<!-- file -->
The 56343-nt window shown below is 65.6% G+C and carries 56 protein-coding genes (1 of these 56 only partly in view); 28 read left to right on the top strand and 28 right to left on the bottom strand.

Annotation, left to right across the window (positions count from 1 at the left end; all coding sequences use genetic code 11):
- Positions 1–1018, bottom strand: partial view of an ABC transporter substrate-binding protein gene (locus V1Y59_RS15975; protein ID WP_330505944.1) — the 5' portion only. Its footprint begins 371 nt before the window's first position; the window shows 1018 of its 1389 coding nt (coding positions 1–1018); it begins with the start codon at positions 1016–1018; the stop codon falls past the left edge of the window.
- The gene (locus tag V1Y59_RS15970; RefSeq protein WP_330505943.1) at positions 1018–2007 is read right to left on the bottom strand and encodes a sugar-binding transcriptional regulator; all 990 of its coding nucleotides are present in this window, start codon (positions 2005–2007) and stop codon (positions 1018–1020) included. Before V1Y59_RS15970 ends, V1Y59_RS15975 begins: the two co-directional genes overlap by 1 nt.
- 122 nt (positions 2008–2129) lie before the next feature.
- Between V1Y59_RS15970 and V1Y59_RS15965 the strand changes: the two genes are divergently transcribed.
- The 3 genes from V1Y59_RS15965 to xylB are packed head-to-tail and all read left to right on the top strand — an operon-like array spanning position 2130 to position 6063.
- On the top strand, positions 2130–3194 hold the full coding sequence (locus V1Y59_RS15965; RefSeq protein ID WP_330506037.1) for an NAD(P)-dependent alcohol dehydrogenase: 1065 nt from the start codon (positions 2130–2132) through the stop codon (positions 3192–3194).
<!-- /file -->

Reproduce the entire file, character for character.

The 56343-nt window shown below is 65.6% G+C and carries 56 protein-coding genes (1 of these 56 only partly in view); 28 read left to right on the top strand and 28 right to left on the bottom strand.

Annotation, left to right across the window (positions count from 1 at the left end; all coding sequences use genetic code 11):
- Positions 1–1018, bottom strand: partial view of an ABC transporter substrate-binding protein gene (locus V1Y59_RS15975; protein ID WP_330505944.1) — the 5' portion only. Its footprint begins 371 nt before the window's first position; the window shows 1018 of its 1389 coding nt (coding positions 1–1018); it begins with the start codon at positions 1016–1018; the stop codon falls past the left edge of the window.
- The gene (locus tag V1Y59_RS15970; RefSeq protein WP_330505943.1) at positions 1018–2007 is read right to left on the bottom strand and encodes a sugar-binding transcriptional regulator; all 990 of its coding nucleotides are present in this window, start codon (positions 2005–2007) and stop codon (positions 1018–1020) included. Before V1Y59_RS15970 ends, V1Y59_RS15975 begins: the two co-directional genes overlap by 1 nt.
- 122 nt (positions 2008–2129) lie before the next feature.
- Between V1Y59_RS15970 and V1Y59_RS15965 the strand changes: the two genes are divergently transcribed.
- The 3 genes from V1Y59_RS15965 to xylB are packed head-to-tail and all read left to right on the top strand — an operon-like array spanning position 2130 to position 6063.
- On the top strand, positions 2130–3194 hold the full coding sequence (locus V1Y59_RS15965; RefSeq protein ID WP_330506037.1) for an NAD(P)-dependent alcohol dehydrogenase: 1065 nt from the start codon (positions 2130–2132) through the stop codon (positions 3192–3194).